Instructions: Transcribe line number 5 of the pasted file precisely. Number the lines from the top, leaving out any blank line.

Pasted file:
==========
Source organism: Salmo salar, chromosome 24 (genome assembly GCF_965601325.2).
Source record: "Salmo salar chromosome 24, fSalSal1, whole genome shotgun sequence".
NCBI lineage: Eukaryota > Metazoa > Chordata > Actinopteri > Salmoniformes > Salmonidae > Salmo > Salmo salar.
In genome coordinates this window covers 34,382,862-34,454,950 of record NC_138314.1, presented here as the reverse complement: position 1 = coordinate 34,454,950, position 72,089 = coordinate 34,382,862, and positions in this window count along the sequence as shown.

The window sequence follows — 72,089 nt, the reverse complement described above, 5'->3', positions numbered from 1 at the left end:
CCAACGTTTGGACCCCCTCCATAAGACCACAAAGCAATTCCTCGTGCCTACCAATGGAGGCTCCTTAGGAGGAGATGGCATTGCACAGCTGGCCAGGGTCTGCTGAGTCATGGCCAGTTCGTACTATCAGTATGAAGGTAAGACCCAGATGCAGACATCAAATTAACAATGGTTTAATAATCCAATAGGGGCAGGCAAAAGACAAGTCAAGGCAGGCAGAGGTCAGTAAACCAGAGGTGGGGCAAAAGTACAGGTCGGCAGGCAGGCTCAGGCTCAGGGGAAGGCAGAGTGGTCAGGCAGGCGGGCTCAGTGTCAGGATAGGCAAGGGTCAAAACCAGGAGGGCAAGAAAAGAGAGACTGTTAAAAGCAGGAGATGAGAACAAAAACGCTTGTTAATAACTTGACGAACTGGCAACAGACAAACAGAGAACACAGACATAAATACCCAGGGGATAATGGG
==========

The window sequence follows — 72,089 nt, the reverse complement described above, 5'->3', positions numbered from 1 at the left end: